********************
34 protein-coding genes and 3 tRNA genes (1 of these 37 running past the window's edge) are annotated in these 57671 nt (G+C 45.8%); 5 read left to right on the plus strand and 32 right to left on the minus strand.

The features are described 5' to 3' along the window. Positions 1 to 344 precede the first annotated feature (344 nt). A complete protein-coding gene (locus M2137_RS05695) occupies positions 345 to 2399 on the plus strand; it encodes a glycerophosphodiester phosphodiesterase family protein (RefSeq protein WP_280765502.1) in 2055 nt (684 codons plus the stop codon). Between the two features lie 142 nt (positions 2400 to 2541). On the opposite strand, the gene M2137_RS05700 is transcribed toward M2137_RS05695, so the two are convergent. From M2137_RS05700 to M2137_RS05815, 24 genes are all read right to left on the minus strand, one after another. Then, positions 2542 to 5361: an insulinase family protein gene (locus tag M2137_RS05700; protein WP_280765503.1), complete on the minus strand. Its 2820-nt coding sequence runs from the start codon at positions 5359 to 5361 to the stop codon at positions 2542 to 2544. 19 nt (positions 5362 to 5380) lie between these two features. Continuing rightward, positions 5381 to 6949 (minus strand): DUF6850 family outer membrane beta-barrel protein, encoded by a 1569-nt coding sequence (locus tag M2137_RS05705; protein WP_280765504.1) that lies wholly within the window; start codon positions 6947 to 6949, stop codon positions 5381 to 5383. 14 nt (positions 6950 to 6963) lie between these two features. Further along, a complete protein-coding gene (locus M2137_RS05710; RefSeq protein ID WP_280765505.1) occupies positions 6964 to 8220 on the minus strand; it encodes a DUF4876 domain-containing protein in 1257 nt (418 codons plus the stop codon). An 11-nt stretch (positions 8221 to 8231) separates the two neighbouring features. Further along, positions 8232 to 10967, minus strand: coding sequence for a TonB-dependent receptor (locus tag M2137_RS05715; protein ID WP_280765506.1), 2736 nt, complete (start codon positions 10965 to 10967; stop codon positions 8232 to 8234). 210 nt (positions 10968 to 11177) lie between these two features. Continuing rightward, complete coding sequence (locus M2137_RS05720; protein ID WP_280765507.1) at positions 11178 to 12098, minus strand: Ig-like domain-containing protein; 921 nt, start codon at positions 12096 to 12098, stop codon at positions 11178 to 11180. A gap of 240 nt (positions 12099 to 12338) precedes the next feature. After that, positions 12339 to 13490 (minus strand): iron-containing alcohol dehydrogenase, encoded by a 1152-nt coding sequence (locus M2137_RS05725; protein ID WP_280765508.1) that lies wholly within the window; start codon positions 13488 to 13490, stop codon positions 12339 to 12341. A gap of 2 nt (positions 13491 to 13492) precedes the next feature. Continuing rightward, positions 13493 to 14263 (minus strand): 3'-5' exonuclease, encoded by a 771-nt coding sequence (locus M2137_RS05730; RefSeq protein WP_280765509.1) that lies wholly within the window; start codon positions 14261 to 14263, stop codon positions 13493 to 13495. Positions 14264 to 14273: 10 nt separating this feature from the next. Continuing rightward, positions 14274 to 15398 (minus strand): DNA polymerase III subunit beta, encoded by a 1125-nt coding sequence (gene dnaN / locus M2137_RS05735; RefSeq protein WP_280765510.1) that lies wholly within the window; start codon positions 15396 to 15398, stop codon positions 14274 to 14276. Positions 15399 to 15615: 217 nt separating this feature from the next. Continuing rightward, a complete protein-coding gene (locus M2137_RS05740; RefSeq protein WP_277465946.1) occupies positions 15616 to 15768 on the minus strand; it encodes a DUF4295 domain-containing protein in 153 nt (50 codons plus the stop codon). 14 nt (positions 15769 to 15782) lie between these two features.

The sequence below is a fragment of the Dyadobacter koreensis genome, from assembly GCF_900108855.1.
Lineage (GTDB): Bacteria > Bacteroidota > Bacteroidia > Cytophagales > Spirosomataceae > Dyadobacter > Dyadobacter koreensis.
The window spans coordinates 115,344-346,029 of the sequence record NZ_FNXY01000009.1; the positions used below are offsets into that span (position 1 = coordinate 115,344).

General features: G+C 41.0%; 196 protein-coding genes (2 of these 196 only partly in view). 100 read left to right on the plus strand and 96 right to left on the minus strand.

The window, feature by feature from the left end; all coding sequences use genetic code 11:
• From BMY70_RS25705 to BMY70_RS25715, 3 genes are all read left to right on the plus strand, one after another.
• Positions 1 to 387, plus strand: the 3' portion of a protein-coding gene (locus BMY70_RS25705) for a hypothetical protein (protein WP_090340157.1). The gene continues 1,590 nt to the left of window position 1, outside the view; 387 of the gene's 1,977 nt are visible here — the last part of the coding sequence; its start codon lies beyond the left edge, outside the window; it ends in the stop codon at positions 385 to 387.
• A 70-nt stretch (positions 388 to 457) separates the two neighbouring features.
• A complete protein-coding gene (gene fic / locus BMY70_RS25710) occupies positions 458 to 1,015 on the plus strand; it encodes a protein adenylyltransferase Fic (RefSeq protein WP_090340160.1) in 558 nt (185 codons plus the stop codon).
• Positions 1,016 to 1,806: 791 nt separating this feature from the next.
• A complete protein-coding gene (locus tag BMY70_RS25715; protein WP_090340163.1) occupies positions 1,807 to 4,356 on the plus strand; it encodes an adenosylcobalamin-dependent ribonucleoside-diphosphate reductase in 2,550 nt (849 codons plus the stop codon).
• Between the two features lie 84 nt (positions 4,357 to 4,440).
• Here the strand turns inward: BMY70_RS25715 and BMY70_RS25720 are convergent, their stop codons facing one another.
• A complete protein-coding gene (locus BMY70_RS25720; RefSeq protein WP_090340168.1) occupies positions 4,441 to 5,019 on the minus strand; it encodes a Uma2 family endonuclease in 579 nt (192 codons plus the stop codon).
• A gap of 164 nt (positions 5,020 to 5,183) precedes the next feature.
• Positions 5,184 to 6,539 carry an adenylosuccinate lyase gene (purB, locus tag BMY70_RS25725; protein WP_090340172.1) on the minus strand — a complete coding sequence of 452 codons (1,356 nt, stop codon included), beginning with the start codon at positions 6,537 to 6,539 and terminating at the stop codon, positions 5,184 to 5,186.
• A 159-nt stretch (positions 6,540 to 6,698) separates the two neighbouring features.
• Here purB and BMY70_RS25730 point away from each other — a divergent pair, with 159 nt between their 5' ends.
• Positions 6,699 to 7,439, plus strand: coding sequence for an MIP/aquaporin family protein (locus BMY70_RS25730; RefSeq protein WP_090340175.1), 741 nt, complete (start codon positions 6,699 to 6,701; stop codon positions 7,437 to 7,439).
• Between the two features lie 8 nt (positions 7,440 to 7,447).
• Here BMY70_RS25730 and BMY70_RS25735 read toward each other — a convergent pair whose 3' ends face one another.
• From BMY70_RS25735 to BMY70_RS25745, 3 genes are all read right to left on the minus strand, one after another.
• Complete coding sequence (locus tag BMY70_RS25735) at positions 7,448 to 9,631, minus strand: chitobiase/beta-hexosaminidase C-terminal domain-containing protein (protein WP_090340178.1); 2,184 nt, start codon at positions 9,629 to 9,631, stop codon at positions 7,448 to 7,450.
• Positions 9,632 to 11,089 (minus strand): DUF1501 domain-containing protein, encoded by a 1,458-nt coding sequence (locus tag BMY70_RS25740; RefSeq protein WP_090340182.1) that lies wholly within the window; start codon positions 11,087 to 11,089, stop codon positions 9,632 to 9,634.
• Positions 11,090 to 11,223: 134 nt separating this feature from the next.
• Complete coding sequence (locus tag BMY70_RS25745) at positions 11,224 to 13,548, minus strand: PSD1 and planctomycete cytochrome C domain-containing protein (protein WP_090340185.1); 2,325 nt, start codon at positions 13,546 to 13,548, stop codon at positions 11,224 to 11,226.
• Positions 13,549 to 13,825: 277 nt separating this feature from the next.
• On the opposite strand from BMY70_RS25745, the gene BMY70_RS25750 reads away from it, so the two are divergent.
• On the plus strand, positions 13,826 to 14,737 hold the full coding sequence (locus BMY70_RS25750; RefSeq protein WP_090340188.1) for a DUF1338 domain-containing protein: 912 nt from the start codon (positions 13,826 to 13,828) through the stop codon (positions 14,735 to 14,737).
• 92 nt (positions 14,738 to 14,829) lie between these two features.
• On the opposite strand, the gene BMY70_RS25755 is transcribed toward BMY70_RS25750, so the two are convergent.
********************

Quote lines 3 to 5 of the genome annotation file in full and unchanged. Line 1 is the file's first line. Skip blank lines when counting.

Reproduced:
The sequence below is a fragment of the Dyadobacter koreensis genome, from assembly GCF_900108855.1.
Lineage (GTDB): Bacteria > Bacteroidota > Bacteroidia > Cytophagales > Spirosomataceae > Dyadobacter > Dyadobacter koreensis.
The window spans coordinates 115,344-346,029 of the sequence record NZ_FNXY01000009.1; the positions used below are offsets into that span (position 1 = coordinate 115,344).